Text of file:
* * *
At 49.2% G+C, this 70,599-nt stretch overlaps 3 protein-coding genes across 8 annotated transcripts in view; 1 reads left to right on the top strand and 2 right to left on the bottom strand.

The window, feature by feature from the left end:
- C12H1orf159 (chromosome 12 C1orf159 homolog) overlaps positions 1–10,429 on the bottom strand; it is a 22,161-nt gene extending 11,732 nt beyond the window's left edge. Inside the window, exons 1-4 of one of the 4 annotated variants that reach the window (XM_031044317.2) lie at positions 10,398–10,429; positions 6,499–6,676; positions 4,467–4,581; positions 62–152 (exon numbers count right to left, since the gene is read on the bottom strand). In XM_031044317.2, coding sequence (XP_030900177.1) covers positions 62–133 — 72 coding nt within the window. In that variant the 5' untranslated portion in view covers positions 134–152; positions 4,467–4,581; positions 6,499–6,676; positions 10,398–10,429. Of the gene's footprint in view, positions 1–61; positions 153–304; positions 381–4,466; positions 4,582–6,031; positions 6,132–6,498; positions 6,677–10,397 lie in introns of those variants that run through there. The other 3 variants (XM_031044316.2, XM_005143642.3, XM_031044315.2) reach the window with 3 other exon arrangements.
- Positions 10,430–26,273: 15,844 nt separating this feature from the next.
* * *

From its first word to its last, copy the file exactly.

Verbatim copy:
At 49.2% G+C, this 70,599-nt stretch overlaps 3 protein-coding genes across 8 annotated transcripts in view; 1 reads left to right on the top strand and 2 right to left on the bottom strand.

The window, feature by feature from the left end:
- C12H1orf159 (chromosome 12 C1orf159 homolog) overlaps positions 1–10,429 on the bottom strand; it is a 22,161-nt gene extending 11,732 nt beyond the window's left edge. Inside the window, exons 1-4 of one of the 4 annotated variants that reach the window (XM_031044317.2) lie at positions 10,398–10,429; positions 6,499–6,676; positions 4,467–4,581; positions 62–152 (exon numbers count right to left, since the gene is read on the bottom strand). In XM_031044317.2, coding sequence (XP_030900177.1) covers positions 62–133 — 72 coding nt within the window. In that variant the 5' untranslated portion in view covers positions 134–152; positions 4,467–4,581; positions 6,499–6,676; positions 10,398–10,429. Of the gene's footprint in view, positions 1–61; positions 153–304; positions 381–4,466; positions 4,582–6,031; positions 6,132–6,498; positions 6,677–10,397 lie in introns of those variants that run through there. The other 3 variants (XM_031044316.2, XM_005143642.3, XM_031044315.2) reach the window with 3 other exon arrangements.
- Positions 10,430–26,273: 15,844 nt separating this feature from the next.